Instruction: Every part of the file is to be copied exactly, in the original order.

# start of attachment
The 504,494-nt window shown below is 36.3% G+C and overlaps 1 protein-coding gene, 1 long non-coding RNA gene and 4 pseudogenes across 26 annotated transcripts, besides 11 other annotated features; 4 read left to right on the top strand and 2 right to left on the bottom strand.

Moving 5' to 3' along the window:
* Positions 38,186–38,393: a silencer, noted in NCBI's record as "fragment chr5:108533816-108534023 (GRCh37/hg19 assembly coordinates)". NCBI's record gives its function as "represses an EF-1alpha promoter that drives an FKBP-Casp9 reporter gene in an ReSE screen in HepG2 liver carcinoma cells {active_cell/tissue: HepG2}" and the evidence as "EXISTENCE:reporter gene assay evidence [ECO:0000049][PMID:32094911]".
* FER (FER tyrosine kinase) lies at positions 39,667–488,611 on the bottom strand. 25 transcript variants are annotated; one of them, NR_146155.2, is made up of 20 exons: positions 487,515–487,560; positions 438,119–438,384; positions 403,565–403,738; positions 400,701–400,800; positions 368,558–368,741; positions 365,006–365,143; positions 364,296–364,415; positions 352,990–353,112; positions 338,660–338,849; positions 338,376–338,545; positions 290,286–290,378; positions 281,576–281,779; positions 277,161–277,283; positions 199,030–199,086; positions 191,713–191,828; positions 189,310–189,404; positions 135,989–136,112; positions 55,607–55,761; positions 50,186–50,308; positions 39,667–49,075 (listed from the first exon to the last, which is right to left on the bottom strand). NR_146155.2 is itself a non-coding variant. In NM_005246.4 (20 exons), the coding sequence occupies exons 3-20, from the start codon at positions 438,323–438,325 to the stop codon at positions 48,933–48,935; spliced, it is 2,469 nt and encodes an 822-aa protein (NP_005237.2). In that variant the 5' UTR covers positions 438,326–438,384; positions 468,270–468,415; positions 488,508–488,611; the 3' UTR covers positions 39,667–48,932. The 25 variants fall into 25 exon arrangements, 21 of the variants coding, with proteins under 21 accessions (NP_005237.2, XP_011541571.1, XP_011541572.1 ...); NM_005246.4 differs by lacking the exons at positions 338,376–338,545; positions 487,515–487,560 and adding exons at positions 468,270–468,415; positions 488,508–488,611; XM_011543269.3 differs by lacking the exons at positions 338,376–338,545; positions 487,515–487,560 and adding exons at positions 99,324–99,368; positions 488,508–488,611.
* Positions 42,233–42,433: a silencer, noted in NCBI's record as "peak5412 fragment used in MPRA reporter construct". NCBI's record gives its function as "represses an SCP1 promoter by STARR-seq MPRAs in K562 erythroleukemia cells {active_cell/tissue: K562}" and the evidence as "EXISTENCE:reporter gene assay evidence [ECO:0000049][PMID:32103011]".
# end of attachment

The 504,494-nt window shown below is 36.3% G+C and overlaps 1 protein-coding gene, 1 long non-coding RNA gene and 4 pseudogenes across 26 annotated transcripts, besides 11 other annotated features; 4 read left to right on the top strand and 2 right to left on the bottom strand.

Moving 5' to 3' along the window:
* Positions 38,186–38,393: a silencer, noted in NCBI's record as "fragment chr5:108533816-108534023 (GRCh37/hg19 assembly coordinates)". NCBI's record gives its function as "represses an EF-1alpha promoter that drives an FKBP-Casp9 reporter gene in an ReSE screen in HepG2 liver carcinoma cells {active_cell/tissue: HepG2}" and the evidence as "EXISTENCE:reporter gene assay evidence [ECO:0000049][PMID:32094911]".
* FER (FER tyrosine kinase) lies at positions 39,667–488,611 on the bottom strand. 25 transcript variants are annotated; one of them, NR_146155.2, is made up of 20 exons: positions 487,515–487,560; positions 438,119–438,384; positions 403,565–403,738; positions 400,701–400,800; positions 368,558–368,741; positions 365,006–365,143; positions 364,296–364,415; positions 352,990–353,112; positions 338,660–338,849; positions 338,376–338,545; positions 290,286–290,378; positions 281,576–281,779; positions 277,161–277,283; positions 199,030–199,086; positions 191,713–191,828; positions 189,310–189,404; positions 135,989–136,112; positions 55,607–55,761; positions 50,186–50,308; positions 39,667–49,075 (listed from the first exon to the last, which is right to left on the bottom strand). NR_146155.2 is itself a non-coding variant. In NM_005246.4 (20 exons), the coding sequence occupies exons 3-20, from the start codon at positions 438,323–438,325 to the stop codon at positions 48,933–48,935; spliced, it is 2,469 nt and encodes an 822-aa protein (NP_005237.2). In that variant the 5' UTR covers positions 438,326–438,384; positions 468,270–468,415; positions 488,508–488,611; the 3' UTR covers positions 39,667–48,932. The 25 variants fall into 25 exon arrangements, 21 of the variants coding, with proteins under 21 accessions (NP_005237.2, XP_011541571.1, XP_011541572.1 ...); NM_005246.4 differs by lacking the exons at positions 338,376–338,545; positions 487,515–487,560 and adding exons at positions 468,270–468,415; positions 488,508–488,611; XM_011543269.3 differs by lacking the exons at positions 338,376–338,545; positions 487,515–487,560 and adding exons at positions 99,324–99,368; positions 488,508–488,611.
* Positions 42,233–42,433: a silencer, noted in NCBI's record as "peak5412 fragment used in MPRA reporter construct". NCBI's record gives its function as "represses an SCP1 promoter by STARR-seq MPRAs in K562 erythroleukemia cells {active_cell/tissue: K562}" and the evidence as "EXISTENCE:reporter gene assay evidence [ECO:0000049][PMID:32103011]".